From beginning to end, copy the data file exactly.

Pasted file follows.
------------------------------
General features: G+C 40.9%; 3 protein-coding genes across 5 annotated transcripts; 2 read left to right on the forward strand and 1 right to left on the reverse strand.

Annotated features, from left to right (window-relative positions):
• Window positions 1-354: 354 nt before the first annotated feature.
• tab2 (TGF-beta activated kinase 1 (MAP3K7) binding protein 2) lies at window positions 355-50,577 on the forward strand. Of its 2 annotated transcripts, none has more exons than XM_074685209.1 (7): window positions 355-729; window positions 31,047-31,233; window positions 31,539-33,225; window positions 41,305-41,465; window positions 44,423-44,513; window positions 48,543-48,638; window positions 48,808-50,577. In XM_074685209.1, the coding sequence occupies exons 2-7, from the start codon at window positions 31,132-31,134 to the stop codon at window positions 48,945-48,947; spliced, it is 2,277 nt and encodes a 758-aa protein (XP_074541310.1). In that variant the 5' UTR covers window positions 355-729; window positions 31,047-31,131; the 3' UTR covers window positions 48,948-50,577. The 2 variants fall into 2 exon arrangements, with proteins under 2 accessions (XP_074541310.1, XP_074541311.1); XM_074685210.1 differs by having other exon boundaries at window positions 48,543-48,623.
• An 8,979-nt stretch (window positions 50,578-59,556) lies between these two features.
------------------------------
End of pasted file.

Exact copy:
General features: G+C 40.9%; 3 protein-coding genes across 5 annotated transcripts; 2 read left to right on the forward strand and 1 right to left on the reverse strand.

Annotated features, from left to right (window-relative positions):
• Window positions 1-354: 354 nt before the first annotated feature.
• tab2 (TGF-beta activated kinase 1 (MAP3K7) binding protein 2) lies at window positions 355-50,577 on the forward strand. Of its 2 annotated transcripts, none has more exons than XM_074685209.1 (7): window positions 355-729; window positions 31,047-31,233; window positions 31,539-33,225; window positions 41,305-41,465; window positions 44,423-44,513; window positions 48,543-48,638; window positions 48,808-50,577. In XM_074685209.1, the coding sequence occupies exons 2-7, from the start codon at window positions 31,132-31,134 to the stop codon at window positions 48,945-48,947; spliced, it is 2,277 nt and encodes a 758-aa protein (XP_074541310.1). In that variant the 5' UTR covers window positions 355-729; window positions 31,047-31,131; the 3' UTR covers window positions 48,948-50,577. The 2 variants fall into 2 exon arrangements, with proteins under 2 accessions (XP_074541310.1, XP_074541311.1); XM_074685210.1 differs by having other exon boundaries at window positions 48,543-48,623.
• An 8,979-nt stretch (window positions 50,578-59,556) lies between these two features.